Saturday, March 19, 2016
Every Decision is Made: P.S. on Peeps
My last blog on the costs of legal scholarship caused widespread discomfort if widespread could, in some world, mean two people. Their comments seemed to boil down to two issues. One is the estimate of total cost of $240 million is too high. No one offers an alternative but it's just too high. Why? Well it's just too high. Actually it may be too low since, as I was reminded, some of the 8000 articles are published by non law profs and thus the number divided into the 240 mill is lower and the cost per article goes up. I was also reminded that some of the release time for profs is for committee meetings, etc. That may be true but, at least at my school, you are expected to do all those things no matter how many hours you teach. You get released from courses if you write. [On this I want to offer one caveat. There is a difference between being a scholar and producing scholarship. I know some great scholars who do not actually publish much.]
But aside from quibbling about the numbers and a line of argument I did not follow about how I had not distinguished between difference schools and professors at different points in their career, I would say there is one underlying theme. Law professors are terrified of cost/benefit analysis when it comes to scholarship. I am too unless I am doing it. Actually, they want no part of cost benefit analysis, no matter how broadly defined, whether it comes to scholarship, LLM programs, certificates, or courses.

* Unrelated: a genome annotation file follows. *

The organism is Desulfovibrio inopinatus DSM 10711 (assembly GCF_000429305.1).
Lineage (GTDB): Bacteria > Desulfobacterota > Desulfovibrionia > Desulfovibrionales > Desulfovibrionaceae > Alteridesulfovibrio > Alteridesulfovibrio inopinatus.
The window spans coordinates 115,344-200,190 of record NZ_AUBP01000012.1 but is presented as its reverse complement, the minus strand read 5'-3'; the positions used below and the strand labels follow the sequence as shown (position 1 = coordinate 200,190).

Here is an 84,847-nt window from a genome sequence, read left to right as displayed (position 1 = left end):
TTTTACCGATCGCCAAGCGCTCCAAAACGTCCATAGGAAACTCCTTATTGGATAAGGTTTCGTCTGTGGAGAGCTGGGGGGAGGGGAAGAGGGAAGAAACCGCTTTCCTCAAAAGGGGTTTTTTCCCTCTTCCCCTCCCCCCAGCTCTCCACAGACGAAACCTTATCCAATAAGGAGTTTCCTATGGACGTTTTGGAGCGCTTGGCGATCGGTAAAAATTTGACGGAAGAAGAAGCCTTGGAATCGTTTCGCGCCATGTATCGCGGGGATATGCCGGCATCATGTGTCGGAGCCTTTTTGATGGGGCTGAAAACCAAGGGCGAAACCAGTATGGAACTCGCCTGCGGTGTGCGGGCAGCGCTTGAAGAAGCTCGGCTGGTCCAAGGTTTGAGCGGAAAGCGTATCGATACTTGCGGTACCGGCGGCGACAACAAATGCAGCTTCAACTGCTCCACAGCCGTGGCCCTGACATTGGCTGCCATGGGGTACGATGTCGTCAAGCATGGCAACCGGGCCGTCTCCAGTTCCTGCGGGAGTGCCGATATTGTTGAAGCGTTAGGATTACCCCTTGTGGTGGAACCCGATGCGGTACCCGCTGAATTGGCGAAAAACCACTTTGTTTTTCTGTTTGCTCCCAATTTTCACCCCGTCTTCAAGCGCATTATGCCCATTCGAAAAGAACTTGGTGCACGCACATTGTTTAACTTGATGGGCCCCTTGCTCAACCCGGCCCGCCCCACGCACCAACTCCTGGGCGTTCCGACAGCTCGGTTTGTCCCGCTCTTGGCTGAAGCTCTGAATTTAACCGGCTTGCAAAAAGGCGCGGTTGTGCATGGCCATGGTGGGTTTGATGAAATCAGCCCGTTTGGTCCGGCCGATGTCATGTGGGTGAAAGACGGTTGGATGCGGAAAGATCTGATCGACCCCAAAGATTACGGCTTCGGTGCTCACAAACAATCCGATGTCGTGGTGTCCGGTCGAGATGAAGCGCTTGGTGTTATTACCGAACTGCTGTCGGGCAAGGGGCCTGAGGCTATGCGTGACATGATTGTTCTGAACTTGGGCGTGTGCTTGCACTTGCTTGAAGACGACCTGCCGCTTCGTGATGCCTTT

The problem is that all of these decisions are ultimately made one way or another. Someone decides how many hours faculty teach as opposed to doing research. what course to offer, when a course is too small to offer, etc. There are some alternatives to cost benefit analysis in making these decisions. For example, release time from teaching could be based on seniority or juniority. It could be based on the number of students taught. It could be based on a faculty member's persistence in lobbying the Dean or the strength of a threat to file a grievance. This last one is probably the leading system for allocating law school resources.
I cannot put a dollar value on every article so I can compare it with 30K. That would be silly because not every article costs 30K to produce. On the other hand, I can hear a topic or read a title and know in many cases that the topic means the article will not be read and will not have a positive impact on anyone. All Law professors can do this.
Every decision is made. Why not be responsible and accountable and face the fact that some of it cannot satisfy any form of cost benefit analysis. It's what we do when we spend our own money. Seems like a good idea when spending the money of others. Or, we can just continue with a system of making decisions that has no name, cannot be written down, and which has only one advantage -- it is scrutiny proof.